AAPI actors
Constance Wu arrives at the premiere of "Crazy Rich Asians" at the TCL Chinese Theatre, in Los Angeles, 07 Aug 2018. (Richard Shotwell/Invision/AP/Shutterstock)

New Study Reveals Most AAPI Characters in Hollywood Films Either Sexualized or Used As Comic Relief

Despite recent critically acclaimed and award-winning films like Minari and The Farewell, it appears Hollywood is still woefully slow in creating diverse, inclusive and non-stereotyped roles for its Asian American and Pacific Islander actors.

A new study has found that the majority of roles given to Asian actors in the past decade were problematic in some way, with more than half of Asian film characters serving as comic relief for other characters to laugh at. The study also revealed that when AAPI characters weren’t used for laughs, they embodied “exotic” female roles in which the actors were disproportionately sexualized.

The findings come from a study titled “I Am Not a Fetish or Model Minority,” which was conducted by Mount Saint Mary’s University in California, the Coalition of Asian Pacifics in Entertainment (CAPE) and Gold House, a nonprofit collective dedicated to the more authentic representation of AAPI individuals. To compile the study, researchers studied the top 10 highest-grossing Hollywood films released between 2010 to 2019. 

According to a report by Sakshi Venkatraman of NBC News, “the analysis showed that while less than a quarter of the AAPI characters were comedic themselves, audiences were asked to laugh at almost half of them. It suggests that Asians on screen often serve as the punchline or the butt of the joke.”

“Our study provides unique insights into the lived experiences of AAPIs working in Hollywood and the negative stereotypes that have existed on screen for decades,” said Academy Award-winning actress Geena Davis, founder of Mount Saint Mary’s Geena Davis Institute on Gender in Media that led the study.

“There is an enormous gap between how the AAPIs surveyed and those in the broader Hollywood community perceive the meaning of the word representation,” Davis added. “Having the data and these critical insights from the AAPI community will allow us to drive systemic change in entertainment and media.”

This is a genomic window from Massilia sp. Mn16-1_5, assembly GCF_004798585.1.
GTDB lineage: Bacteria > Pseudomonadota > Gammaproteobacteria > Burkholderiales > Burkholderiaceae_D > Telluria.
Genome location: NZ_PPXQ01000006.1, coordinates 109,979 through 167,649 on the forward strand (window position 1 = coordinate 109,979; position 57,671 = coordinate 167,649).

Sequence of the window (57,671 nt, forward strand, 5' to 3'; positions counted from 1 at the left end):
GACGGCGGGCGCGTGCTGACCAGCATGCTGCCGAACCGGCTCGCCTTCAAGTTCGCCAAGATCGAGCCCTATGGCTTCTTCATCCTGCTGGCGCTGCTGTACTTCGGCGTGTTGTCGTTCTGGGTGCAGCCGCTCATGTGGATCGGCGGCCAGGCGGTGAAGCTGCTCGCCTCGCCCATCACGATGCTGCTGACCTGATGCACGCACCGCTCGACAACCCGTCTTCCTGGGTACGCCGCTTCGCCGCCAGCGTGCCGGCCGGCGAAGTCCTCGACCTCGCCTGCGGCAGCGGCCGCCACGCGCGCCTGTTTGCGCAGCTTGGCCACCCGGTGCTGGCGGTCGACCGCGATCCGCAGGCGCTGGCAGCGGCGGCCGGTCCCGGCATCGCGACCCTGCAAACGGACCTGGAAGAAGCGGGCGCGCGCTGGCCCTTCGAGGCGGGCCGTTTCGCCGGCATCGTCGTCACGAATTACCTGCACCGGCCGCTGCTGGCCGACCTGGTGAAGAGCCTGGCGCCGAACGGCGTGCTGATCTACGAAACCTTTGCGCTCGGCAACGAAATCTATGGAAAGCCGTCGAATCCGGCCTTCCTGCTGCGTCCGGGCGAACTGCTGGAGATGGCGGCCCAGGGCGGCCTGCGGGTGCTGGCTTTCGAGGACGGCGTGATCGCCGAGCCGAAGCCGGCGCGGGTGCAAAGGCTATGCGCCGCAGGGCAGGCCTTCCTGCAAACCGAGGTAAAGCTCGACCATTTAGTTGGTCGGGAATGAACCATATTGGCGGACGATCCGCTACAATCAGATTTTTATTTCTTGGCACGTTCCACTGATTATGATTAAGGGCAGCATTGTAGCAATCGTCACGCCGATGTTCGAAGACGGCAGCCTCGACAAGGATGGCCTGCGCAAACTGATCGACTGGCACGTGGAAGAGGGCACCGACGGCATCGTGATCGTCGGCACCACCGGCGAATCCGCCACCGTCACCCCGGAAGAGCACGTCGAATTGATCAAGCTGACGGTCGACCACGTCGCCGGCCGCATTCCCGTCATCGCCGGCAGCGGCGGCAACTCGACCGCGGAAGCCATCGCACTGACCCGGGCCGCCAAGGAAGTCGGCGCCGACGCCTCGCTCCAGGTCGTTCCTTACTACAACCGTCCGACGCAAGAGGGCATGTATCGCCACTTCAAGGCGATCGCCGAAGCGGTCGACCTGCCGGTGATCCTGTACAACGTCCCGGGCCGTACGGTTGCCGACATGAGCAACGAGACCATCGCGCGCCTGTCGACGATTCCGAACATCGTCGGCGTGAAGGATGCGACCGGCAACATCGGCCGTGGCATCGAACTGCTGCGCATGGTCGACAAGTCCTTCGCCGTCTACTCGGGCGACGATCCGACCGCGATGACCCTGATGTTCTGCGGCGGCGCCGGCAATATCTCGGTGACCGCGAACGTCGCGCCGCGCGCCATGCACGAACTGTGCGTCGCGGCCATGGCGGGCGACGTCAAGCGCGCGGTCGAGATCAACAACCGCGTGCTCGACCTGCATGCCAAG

In an interview with NBC, sociologist Nancy Wang Yuen blamed popular 1980s era films like Sixteen Candles for the legacy of offensive AAPI character portrayals that persists even today. In that film, actor Gedde Watanabe plays a foreign exchange student who is repeatedly mocked and made fun of on-screen.

“Anything he said was something that you laughed at, not with,” Yuen said. “He kind of defined Asian characters for decades.”

In addition to looking at Hollywood’s depictions of AAPI characters, Venkatraman reported that “the survey also gauged the opinions of 329 Asian Americans in the entertainment industry, revealing that over 93% agree that AAPI representation on screen is inadequate, and 95% feel that representation behind the scenes is inadequate.”

As for overall representation for AAPI individuals, the study revealed that just 4.5% of main cast members in the decade’s worth of films studied were AAPI — and three-fourths were supporting roles.

“That just speaks to the lack of authority that Asians have to be able to tell their own stories in Hollywood and the kind of trope of using Asians as objects,” Yuen told NBC.

“Thirty-five percent of the characters studied fall into tropes or stereotypes like the model minority, which portrays Asian Americans as inherently nerdy and hardworking, the martial artist or the exotic woman,” Venkatraman reported. “Results showed that 17% of female AAPI characters are verbally objectified, and 13% are dressed in hypersexual clothing, more than white or non-Asian counterparts.”

According to Yuen, this impacts how young AAPI women see themselves and their feelings of self-worth.

“We have the intersection of racism and sexism for Asian women who aren’t just disempowered but also exploited,” she told Venkatraman. “It’s really hard for young Asian women to see themselves as leaders or as anything more than that, especially when these images have an impact on the way they’re treated in society.”

Other key takeaways from the report:

  • “Stereotypes vary by ethnic groups; South Asian men, for example, are depicted in science fields like medicine, and South Asian women are portrayed as exotic seductresses.”
  • “East Asian women are often represented as ‘lotus blossoms,’ innocent girls who are still sexually available, or ‘dragon ladies,’ women who are evil and use their femininity to deceive men.” 
  • “Of the groups included under the AAPI umbrella, Pacific Islanders and Southeast Asians are rarely on screen compared to South and East Asians.”

Sadly, none of those findings were a surprise to Yuen.

“Hollywood is something that repeats what has worked before. The early representation of Asians were just East Asians, and the stereotypes were the accent, the exotic, the villain. All those tropes have not changed for 100 years,” Yuen said. “That’s why we have an overrepresentation of the stereotype as well as the overrepresentation of East Asians — because Hollywood just reproduces itself.”


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